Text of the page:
Accidents are an unfortunate part of life, but none of us likes the idea of experiencing pain or discomfort as a result of an accident within our own home. Unfortunately, slips, trips and falls are incredibly common – in the workplace, on the street and even on our own staircases. Falls on stairs may be more common in elderly individuals who may suffer from visual impairment or poor balance, but the ways to prevent falls on stairs are the same for all age demographics.
To prevent falls on stairs, follow these tips:
It may seem a strange suggestion, but lighting plays a major role in how easy or safe a staircase can be. Poorly lit areas make it harder for individuals to distinguish where steps start and end, and this can lead to insecure footing and falls or slips.
The trick is to make sure the light is well positioned to increase visibility across the entire length and width of the staircase. Use a suitable wattage bulb to suit the visibility needs which you have. Having a light switch at the top and bottom of the staircase is also recommended.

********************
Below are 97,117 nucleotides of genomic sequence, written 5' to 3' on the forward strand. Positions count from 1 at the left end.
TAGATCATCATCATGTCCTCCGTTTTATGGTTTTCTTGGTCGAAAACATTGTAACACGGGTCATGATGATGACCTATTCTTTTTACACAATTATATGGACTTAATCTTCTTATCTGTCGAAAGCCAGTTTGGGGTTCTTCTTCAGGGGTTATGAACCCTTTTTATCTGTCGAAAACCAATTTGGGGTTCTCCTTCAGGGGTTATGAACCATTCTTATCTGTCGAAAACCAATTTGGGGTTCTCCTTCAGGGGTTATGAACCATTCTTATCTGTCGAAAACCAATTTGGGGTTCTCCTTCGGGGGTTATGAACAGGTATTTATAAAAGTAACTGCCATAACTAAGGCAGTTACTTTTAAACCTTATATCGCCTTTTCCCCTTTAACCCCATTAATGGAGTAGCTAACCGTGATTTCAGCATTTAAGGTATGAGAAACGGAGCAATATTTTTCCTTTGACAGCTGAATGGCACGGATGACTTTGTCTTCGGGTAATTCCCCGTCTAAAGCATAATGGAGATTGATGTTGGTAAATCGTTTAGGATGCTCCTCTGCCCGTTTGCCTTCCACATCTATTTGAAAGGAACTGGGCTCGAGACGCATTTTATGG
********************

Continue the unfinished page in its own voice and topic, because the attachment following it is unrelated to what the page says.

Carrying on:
It’s not just what’s above you that is important – what sits below is equally vital. With staircases, loose carpet or rugs and mats can pose a real risk to users. This is because they are unstable and can move underfoot, resulting in potentially dangerous accidents.
To cut down on the likelihood of experiencing a trip or fall on the staircase, make sure that any carpet is secured down professionally. If you notice loose edges or frayed threads, then get them corrected as soon as possible, as small problems like this can soon escalate.